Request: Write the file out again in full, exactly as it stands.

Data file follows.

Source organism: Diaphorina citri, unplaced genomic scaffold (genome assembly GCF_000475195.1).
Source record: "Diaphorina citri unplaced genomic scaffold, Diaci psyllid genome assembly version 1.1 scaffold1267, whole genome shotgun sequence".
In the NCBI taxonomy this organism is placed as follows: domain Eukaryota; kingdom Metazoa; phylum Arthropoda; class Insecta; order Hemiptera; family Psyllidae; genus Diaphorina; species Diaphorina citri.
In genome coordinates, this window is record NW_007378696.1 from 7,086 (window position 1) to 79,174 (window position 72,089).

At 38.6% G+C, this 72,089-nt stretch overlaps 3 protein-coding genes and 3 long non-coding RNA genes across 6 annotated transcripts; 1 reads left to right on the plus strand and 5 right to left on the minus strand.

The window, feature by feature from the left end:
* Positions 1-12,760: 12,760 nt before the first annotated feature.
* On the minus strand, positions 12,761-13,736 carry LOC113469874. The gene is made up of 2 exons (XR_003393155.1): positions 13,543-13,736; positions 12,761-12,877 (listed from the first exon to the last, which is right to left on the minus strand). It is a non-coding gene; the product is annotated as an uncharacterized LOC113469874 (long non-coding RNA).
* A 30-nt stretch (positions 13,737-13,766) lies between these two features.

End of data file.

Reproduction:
Source organism: Diaphorina citri, unplaced genomic scaffold (genome assembly GCF_000475195.1).
Source record: "Diaphorina citri unplaced genomic scaffold, Diaci psyllid genome assembly version 1.1 scaffold1267, whole genome shotgun sequence".
In the NCBI taxonomy this organism is placed as follows: domain Eukaryota; kingdom Metazoa; phylum Arthropoda; class Insecta; order Hemiptera; family Psyllidae; genus Diaphorina; species Diaphorina citri.
In genome coordinates, this window is record NW_007378696.1 from 7,086 (window position 1) to 79,174 (window position 72,089).

At 38.6% G+C, this 72,089-nt stretch overlaps 3 protein-coding genes and 3 long non-coding RNA genes across 6 annotated transcripts; 1 reads left to right on the plus strand and 5 right to left on the minus strand.

The window, feature by feature from the left end:
* Positions 1-12,760: 12,760 nt before the first annotated feature.
* On the minus strand, positions 12,761-13,736 carry LOC113469874. The gene is made up of 2 exons (XR_003393155.1): positions 13,543-13,736; positions 12,761-12,877 (listed from the first exon to the last, which is right to left on the minus strand). It is a non-coding gene; the product is annotated as an uncharacterized LOC113469874 (long non-coding RNA).
* A 30-nt stretch (positions 13,737-13,766) lies between these two features.